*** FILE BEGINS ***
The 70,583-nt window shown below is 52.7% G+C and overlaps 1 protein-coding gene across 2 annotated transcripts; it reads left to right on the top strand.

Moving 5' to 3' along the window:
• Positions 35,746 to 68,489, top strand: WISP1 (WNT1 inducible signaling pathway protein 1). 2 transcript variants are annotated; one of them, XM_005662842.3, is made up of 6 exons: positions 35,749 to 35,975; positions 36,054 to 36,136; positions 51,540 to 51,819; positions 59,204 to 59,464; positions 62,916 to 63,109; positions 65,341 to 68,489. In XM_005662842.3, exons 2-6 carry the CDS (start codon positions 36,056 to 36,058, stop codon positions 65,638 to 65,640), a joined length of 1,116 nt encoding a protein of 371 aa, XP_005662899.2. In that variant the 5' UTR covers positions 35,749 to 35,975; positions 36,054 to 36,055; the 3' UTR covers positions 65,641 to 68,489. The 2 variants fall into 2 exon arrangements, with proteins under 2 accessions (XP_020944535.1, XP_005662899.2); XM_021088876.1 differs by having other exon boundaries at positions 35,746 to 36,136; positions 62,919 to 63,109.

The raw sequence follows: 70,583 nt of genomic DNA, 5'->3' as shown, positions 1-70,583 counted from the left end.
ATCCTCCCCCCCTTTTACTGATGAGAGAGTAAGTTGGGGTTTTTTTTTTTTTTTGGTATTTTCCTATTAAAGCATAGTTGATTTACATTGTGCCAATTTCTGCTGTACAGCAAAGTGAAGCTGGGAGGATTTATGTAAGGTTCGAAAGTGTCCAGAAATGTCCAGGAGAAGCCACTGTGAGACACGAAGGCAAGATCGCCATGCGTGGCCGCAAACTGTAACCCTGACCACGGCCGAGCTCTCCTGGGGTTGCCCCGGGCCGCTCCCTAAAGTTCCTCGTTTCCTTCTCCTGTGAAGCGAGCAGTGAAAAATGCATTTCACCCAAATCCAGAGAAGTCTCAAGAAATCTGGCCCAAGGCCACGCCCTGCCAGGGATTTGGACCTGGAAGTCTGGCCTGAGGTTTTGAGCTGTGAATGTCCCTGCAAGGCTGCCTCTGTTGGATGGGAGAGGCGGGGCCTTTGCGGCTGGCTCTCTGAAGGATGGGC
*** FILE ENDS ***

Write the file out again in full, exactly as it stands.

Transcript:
The 70,583-nt window shown below is 52.7% G+C and overlaps 1 protein-coding gene across 2 annotated transcripts; it reads left to right on the top strand.

Moving 5' to 3' along the window:
• Positions 35,746 to 68,489, top strand: WISP1 (WNT1 inducible signaling pathway protein 1). 2 transcript variants are annotated; one of them, XM_005662842.3, is made up of 6 exons: positions 35,749 to 35,975; positions 36,054 to 36,136; positions 51,540 to 51,819; positions 59,204 to 59,464; positions 62,916 to 63,109; positions 65,341 to 68,489. In XM_005662842.3, exons 2-6 carry the CDS (start codon positions 36,056 to 36,058, stop codon positions 65,638 to 65,640), a joined length of 1,116 nt encoding a protein of 371 aa, XP_005662899.2. In that variant the 5' UTR covers positions 35,749 to 35,975; positions 36,054 to 36,055; the 3' UTR covers positions 65,641 to 68,489. The 2 variants fall into 2 exon arrangements, with proteins under 2 accessions (XP_020944535.1, XP_005662899.2); XM_021088876.1 differs by having other exon boundaries at positions 35,746 to 36,136; positions 62,919 to 63,109.

The raw sequence follows: 70,583 nt of genomic DNA, 5'->3' as shown, positions 1-70,583 counted from the left end.
ATCCTCCCCCCCTTTTACTGATGAGAGAGTAAGTTGGGGTTTTTTTTTTTTTTTGGTATTTTCCTATTAAAGCATAGTTGATTTACATTGTGCCAATTTCTGCTGTACAGCAAAGTGAAGCTGGGAGGATTTATGTAAGGTTCGAAAGTGTCCAGAAATGTCCAGGAGAAGCCACTGTGAGACACGAAGGCAAGATCGCCATGCGTGGCCGCAAACTGTAACCCTGACCACGGCCGAGCTCTCCTGGGGTTGCCCCGGGCCGCTCCCTAAAGTTCCTCGTTTCCTTCTCCTGTGAAGCGAGCAGTGAAAAATGCATTTCACCCAAATCCAGAGAAGTCTCAAGAAATCTGGCCCAAGGCCACGCCCTGCCAGGGATTTGGACCTGGAAGTCTGGCCTGAGGTTTTGAGCTGTGAATGTCCCTGCAAGGCTGCCTCTGTTGGATGGGAGAGGCGGGGCCTTTGCGGCTGGCTCTCTGAAGGATGGGC